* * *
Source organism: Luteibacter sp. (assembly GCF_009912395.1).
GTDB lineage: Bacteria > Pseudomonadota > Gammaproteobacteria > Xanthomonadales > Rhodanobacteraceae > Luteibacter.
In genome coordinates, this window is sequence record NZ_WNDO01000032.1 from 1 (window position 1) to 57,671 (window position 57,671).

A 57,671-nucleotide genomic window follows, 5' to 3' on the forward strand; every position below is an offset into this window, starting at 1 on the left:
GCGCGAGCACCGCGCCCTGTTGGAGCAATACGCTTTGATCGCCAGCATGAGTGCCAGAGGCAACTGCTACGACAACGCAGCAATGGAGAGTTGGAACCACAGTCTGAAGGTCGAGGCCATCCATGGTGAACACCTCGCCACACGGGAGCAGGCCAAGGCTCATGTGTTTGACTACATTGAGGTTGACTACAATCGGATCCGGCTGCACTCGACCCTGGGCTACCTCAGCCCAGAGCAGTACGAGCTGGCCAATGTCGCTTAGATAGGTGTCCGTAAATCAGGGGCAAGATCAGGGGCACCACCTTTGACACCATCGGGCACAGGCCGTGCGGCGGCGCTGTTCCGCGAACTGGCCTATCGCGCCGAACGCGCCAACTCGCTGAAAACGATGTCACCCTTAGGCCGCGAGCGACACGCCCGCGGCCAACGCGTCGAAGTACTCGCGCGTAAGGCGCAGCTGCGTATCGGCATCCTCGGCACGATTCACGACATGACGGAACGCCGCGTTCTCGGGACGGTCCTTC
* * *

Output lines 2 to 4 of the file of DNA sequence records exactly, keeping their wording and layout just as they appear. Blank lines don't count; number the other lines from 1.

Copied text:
GTDB lineage: Bacteria > Pseudomonadota > Gammaproteobacteria > Xanthomonadales > Rhodanobacteraceae > Luteibacter.
In genome coordinates, this window is sequence record NZ_WNDO01000032.1 from 1 (window position 1) to 57,671 (window position 57,671).

A 57,671-nucleotide genomic window follows, 5' to 3' on the forward strand; every position below is an offset into this window, starting at 1 on the left: